|Photo by katerha|
I keep reading posts about how you shouldn’t post to Facebook using a 3rd party APIs because it kills your EdgeRank. Supposedly Facebook penalizes 3rd party APIs’ EdgeRank (the “secret sauce” that determines how often your Page’s updates show up in users’ news feeds) and collapses 3rd party API updates. While I’m sure that there’s merit to these arguments, I also don’t think writing off social media management systems (SMMS) is necessarily a good idea, or even an option for large companies or for agencies managing multiple brand accounts.
Benefits of using SMMS include:
- Ability for multiple people to post from one central dashboard.Yes, you can now have multiple Page admins on Facebook, but SMMSs offer the ability for multiple admins to manage posts in a more robust way than one-off posting directly to Facebook.
- Workflow tools–post scheduling, draft/approval modes, and ability to assign issues to certain admins are all valuable workflow tools.
- More robust moderation/blocklist capabilities–Facebook offers rudimentary moderation and profanity blocklist functionality, but for regulated industries like pharma, insurance or finance, more robust controls may be necessary.
- Post scheduling–yes, I know–social media is supposed to be real-time and not scheduled, but in reality, that’s not how a lot of businesses work. From needing to schedule posts to cover non-business hours to just needing a schedule to stay on top of posting, being able to view both upcoming and past posts via a calendar can be enormously beneficial. Managing social media accounts is a juggling act and whether you have one person managing all company social media accounts or a bunch of people managing one account, calendaring is, in my opinion, highly valuable.
- Data analysis and reports–Facebook’s Insights leave a lot to be desired in terms of data aggregation, engagement analysis, and activity reports. Yes, there are tools you can use to augment Facebook’s lackluster insights, but in my opinion they don’t compare to the functionality SMMSs offer. The ability to see the number of clicks per post, total reach and/or engagement combined with Twitter, Linkedin and blog posts, and other advanced metrics simply doesn’t exist using just Facebook’s insights.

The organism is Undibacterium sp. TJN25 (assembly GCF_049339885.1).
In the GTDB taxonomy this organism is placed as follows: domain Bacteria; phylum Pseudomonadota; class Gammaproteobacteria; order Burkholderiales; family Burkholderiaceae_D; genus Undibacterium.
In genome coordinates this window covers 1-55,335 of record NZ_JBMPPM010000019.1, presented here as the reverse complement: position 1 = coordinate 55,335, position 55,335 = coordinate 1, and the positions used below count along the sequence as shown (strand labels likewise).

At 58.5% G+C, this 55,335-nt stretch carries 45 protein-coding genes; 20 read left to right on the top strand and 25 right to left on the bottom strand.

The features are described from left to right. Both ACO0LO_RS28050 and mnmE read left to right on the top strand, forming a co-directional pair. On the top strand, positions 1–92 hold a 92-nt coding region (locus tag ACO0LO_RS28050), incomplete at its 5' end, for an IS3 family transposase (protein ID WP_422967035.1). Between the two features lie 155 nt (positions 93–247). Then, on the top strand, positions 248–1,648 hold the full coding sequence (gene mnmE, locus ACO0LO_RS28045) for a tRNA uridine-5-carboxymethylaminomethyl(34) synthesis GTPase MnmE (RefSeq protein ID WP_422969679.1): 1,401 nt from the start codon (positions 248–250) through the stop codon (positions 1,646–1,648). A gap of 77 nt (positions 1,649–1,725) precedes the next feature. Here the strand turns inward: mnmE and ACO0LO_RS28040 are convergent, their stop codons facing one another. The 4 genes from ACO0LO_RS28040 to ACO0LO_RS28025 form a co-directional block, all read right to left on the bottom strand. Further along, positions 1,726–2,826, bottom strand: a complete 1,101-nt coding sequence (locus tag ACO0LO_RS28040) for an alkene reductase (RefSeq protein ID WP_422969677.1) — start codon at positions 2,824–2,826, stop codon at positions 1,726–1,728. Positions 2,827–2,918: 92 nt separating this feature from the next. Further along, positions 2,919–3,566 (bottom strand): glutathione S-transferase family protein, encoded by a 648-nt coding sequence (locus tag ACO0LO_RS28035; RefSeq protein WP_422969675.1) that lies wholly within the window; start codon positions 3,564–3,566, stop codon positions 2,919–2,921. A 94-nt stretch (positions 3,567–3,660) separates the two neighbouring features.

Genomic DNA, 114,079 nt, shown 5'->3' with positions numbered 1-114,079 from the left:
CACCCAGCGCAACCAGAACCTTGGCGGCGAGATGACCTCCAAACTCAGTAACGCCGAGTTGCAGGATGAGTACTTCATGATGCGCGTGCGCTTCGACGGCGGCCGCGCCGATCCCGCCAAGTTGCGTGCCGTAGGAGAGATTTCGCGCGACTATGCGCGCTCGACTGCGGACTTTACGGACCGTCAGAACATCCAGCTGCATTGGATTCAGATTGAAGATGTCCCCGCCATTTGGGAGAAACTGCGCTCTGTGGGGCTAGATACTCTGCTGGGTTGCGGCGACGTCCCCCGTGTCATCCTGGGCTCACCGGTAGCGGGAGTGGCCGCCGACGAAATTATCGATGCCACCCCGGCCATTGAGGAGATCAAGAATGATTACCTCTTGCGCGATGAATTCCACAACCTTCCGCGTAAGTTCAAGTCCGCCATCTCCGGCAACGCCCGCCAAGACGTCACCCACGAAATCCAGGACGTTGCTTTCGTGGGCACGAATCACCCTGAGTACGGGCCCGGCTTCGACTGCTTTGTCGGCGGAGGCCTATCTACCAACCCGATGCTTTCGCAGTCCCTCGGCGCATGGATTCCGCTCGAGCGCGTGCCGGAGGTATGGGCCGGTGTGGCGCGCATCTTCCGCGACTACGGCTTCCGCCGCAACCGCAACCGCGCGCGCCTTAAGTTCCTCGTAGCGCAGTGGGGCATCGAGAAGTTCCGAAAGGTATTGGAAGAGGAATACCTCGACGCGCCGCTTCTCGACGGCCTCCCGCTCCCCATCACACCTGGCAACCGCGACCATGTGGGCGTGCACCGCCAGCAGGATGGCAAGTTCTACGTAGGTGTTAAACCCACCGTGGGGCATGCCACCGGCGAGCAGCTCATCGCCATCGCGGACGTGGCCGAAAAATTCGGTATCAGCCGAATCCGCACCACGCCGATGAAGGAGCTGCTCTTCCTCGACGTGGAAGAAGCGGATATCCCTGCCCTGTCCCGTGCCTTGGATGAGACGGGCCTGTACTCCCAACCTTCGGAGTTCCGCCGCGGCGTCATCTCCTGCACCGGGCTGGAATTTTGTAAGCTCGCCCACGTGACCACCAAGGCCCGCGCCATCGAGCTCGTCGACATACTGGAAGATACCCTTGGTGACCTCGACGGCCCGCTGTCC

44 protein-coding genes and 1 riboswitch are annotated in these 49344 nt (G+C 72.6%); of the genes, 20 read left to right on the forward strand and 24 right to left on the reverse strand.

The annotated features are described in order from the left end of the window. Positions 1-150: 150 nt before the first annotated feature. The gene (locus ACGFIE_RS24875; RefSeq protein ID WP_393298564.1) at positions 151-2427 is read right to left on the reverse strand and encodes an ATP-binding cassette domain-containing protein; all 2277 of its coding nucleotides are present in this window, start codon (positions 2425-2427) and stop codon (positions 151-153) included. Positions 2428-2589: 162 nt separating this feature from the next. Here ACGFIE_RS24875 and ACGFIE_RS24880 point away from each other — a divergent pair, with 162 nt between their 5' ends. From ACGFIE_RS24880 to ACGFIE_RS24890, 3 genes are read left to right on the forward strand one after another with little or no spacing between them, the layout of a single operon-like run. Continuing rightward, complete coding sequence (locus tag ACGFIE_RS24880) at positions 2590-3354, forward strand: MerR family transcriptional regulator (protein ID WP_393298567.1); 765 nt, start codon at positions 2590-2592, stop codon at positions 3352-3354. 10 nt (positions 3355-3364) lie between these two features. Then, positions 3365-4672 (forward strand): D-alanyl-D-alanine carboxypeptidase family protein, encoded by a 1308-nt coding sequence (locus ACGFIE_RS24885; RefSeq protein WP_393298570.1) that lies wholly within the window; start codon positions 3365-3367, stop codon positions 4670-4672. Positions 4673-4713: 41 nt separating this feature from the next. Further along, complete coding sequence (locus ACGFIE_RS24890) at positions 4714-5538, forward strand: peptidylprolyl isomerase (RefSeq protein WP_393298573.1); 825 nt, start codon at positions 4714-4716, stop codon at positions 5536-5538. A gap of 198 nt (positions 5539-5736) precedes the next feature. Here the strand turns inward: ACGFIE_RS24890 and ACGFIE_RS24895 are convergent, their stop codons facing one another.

- Unique features–I use Thrive as an SMMS and it offers a super cool feature–the ability to create a custom action link on posts without links. You know how, when you post to Facebook, “like,” “comment” and “share” links appear below the post? With Thrive you can add a customized action link such as “donate” with a link to your nonprofit’s donate page, or “shop” with a link to your company’s online store, “take action” with a link to your organization’s advocacy page–whatever action/landing page you want. I’m sorry but it’s just cool, and you can’t do it posting directly from Facebook.
So sure, there’s merit to the arguments that using a 3rd party app to Facebook could potentially affect your Page’s EdgeRank. However, when those arguments are coming from EdgeRank Checker–sorry, I’m skeptical. Especially when their argument against SMMSs include this:
“Posts that are scheduled typically struggle to have high engagement.
This is most likely due to the nature of a scheduled update. It’s
difficult to create unique engaging content several hours or days in
advance. Any negative impacts of scheduled posts are most likely
correlations with poorly developed content….Automated content typically performs horrendously, due to lacking
human touch and craftsmanship. These types of updates struggle for
engagement as is (even if they were manually posted onto Facebook). We
highly advise against any automated content on Facebook.”
Sorry but that’s just BS, IMHO. You can think of updates off the top of your head and have them be crap, or you can schedule posts a month out, linking back to evergreen content on your website, that result in a ton of traffic back to your website. Obviously, there’s an element of “real time” to Facebook updates, but there are plenty of pages that achieve high engagement via posts that are created well ahead of time and scheduled. I don’t buy this argument at all–and my experience managing Facebook pages over the past 3 years bears out my skepticism. Content that is scheduled through a 3rd party API doesn’t mean that content is “automated”–it can be as carefully curated as content posted in real time directly to Facebook. The platform from which you post doesn’t dictate the quality of the content you’re posting.
What’s your experience been with posting directly to Facebook versus posting from a 3rd party API? Have you noticed a decline in engagement after switching to an SMMS? Or do you think this whole EdgeRank/3rd party API thing is overblown?